Sowing the seeds of scuba rice
How flood resistant rice is helping South Asian farmers feed their families when the floods come
When Mohammad Shahidul Islam saw his neighbour’s fields, he couldn’t believe his eyes. A 15 day flood had covered the land and he wasn’t expecting his friend’s latest rice crop to survive.
“I saw Mostafa’s field flooded, and then I saw the rice recover,” he recalls. “I was surprised - it was like magic.”
But the crop’s recovery is all thanks to a new variety of rice rather than wizardry or magic tricks.
The rice, known as scuba rice, is flood resistant. It can breathe underwater for up to two weeks and recovers once the waters subside.
Mohammad’s neighbour, Mostafa Kamal, is one of a group of farmers who are testing this new strain in Rangpur District in northwestern Bangladesh.
Every four out of five years, Mostafa’s farm suffers heavy losses because of flooding. And two hectares of his land are so regularly flooded that he no longer uses them to grow rice.
But the scuba rice means that Mostafa can produce enough rice every year to feed his family, as well as producing extra grain that can be traded at local markets.
“In the past, many of my plots became fallow because they were flooded too often,” says Mostafa.
“If we can cultivate on these plots, it will help us produce rice to sell on the market. Two extra hectares is a big jump.”
The birth of scuba rice
Scuba rice was developed by the International Research Rice Institute (IRRI), which receives core funding from the Department for International Development.
Although rice thrives in wet conditions, it can’t survive if the whole plant is completely submerged. Like us, rice needs air to stay alive.
But scuba rice is special. It responds to complete submersion by effectively becoming dormant, saving energy until the floodwater recedes when it can continue growing again.
When Mostafa took part in IRRI’s field testing, he planted 2 hectares of his land with the scuba rice and the remaining land with his normal variety of rice.
Soon afterwards, the 15 day flood arrived. When the waters receded, Mostafa was amazed by what he saw. In the plots planted with scuba rice 95%-98% of the plants recovered. In the plots planted with a traditional variety, only 10%-12% of the plants survived.
Rice for life and livelihoods
Rice is one of the world’s most important crops. One fifth of the world’s population, more than 1 billion people, depend on rice cultivation for their livelihoods. And for 520 million people in Asia, most of them poor or very poor, rice provides more than half of their calories.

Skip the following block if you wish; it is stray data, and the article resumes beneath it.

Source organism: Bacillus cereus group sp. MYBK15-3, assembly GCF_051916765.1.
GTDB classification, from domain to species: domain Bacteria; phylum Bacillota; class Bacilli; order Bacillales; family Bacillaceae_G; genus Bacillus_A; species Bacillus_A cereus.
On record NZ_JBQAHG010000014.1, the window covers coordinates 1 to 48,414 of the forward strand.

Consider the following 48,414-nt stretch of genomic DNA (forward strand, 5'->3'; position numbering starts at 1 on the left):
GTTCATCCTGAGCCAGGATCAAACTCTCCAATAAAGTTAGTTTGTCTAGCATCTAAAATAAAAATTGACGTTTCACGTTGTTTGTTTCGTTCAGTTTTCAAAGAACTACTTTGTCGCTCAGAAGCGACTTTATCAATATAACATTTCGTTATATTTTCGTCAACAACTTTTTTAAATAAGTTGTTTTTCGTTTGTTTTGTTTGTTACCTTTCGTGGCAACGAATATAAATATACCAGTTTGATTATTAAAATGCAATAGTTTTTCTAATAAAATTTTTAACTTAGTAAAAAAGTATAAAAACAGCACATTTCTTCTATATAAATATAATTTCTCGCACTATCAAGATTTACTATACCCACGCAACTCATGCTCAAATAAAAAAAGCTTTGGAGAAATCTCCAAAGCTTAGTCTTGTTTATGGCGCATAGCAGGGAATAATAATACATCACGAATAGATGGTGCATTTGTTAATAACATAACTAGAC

However rice is vulnerable to climate change, especially flooding. Large areas of major rice-producing countries such as India and Bangladesh are flood prone and major flooding events are likely to increase.
In the past, Mostafa and Mohammad couldn’t do anything to protect their crops. But now, UKaid supported scuba rice will help them provide food for their families, even when water submerges their land.
Spreading the seeds
Scuba rice is targeted at South Asia and minikits containing 5 kilogram packets of seeds are currently being distributed to farmers across India. Within 1 year of release, the flood resistant rice has reached more than 100,000 Indian farmers and it’s hoped it will be fully adopted within five years.
Having seen his neighbour’s fields, Mohammad is convinced that scuba rice is the answer to feeding his family.
Previously he had to buy 1 to 2 months’ worth of rice every year to cover his shortfall. But the scuba rice will allow him to plant on his low-lying ground and cover that shortage.
“These varieties,” he says, “will mean more food, higher income, and a better livelihood.”
Key facts and stats
In developing countries alone, more than 3.3 billion people depend on rice for more than 20% of their calories.
Rice is productive in wet environments where most other crops would fail but cannot survive if submerged under water for long periods of time.
DFID supports IRRI through its funding for the Consultative Group for Agricultural Research (CGIAR).
IRRI works to reduce poverty and hunger, improve the health of rice farmers and consumers, and ensure environmental sustainability through collaborative research, partnerships, and the strengthening of national agricultural research and extension systems.
In Novemeber 2010, IRRI will be holding the third International Rice conference, the largest conference for the rice scientists, researchers, and technology experts.